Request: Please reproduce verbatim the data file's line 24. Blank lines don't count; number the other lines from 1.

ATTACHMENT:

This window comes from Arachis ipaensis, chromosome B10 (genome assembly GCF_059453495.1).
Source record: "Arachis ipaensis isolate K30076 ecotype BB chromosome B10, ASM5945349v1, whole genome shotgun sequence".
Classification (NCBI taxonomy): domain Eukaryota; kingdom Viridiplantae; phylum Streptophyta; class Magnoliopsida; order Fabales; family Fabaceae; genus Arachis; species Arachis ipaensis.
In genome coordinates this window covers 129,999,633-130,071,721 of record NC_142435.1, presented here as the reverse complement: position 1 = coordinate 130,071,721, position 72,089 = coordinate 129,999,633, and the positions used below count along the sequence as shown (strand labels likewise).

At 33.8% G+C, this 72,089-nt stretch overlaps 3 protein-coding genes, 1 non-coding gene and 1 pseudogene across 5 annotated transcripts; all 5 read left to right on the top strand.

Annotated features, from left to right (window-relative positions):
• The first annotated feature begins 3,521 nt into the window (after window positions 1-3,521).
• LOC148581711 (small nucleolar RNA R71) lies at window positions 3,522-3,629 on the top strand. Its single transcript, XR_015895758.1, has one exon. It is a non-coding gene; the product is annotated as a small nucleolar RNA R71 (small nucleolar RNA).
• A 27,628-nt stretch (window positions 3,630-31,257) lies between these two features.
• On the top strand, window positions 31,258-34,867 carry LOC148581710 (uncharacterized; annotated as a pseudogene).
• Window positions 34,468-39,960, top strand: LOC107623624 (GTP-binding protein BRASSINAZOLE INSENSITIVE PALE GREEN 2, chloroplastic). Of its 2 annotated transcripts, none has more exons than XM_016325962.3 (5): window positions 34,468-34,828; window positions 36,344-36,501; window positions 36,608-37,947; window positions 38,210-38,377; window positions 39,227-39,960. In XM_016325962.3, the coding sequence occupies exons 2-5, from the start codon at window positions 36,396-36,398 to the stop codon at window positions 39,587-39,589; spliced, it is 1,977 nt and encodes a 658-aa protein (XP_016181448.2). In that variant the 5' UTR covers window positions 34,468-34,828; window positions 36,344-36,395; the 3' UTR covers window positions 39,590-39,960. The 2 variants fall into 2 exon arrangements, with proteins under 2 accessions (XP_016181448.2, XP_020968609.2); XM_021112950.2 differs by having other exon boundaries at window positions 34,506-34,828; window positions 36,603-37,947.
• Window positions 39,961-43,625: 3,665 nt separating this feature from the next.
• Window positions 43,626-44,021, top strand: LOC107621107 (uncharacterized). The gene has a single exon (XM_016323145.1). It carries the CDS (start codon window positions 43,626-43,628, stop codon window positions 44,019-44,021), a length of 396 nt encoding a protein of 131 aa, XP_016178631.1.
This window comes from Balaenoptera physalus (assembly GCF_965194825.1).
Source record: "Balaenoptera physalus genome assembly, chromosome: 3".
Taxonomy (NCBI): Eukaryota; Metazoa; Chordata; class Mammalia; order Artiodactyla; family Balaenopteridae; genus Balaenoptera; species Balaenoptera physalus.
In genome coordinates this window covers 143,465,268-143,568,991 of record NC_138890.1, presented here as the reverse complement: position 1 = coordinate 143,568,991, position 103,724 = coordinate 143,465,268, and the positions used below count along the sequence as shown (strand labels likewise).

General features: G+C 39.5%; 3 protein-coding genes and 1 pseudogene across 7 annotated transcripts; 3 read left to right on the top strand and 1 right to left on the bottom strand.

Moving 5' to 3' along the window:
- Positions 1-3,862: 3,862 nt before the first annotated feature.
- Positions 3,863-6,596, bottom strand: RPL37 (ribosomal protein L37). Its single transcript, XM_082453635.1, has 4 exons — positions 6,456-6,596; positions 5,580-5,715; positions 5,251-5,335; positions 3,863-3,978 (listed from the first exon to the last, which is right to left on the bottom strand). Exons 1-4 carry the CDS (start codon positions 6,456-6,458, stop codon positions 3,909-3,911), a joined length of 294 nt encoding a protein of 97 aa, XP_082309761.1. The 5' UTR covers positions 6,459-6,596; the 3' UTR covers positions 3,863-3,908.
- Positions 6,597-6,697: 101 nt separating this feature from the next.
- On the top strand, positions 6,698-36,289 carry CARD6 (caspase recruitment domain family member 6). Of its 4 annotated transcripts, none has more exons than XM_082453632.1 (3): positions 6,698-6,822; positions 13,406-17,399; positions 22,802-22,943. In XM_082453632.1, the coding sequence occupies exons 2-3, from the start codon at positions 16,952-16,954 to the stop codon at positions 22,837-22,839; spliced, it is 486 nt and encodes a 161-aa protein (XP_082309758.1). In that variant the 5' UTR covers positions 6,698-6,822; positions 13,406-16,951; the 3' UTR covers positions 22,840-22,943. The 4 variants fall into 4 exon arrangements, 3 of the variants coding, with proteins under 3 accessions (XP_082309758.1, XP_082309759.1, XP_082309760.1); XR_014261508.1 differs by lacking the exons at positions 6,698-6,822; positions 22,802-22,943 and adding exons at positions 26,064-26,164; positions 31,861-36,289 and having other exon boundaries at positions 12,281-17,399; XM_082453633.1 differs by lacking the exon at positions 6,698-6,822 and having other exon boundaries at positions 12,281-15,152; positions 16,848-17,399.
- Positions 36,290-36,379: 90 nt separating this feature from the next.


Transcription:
- Positions 36,290-36,379: 90 nt separating this feature from the next.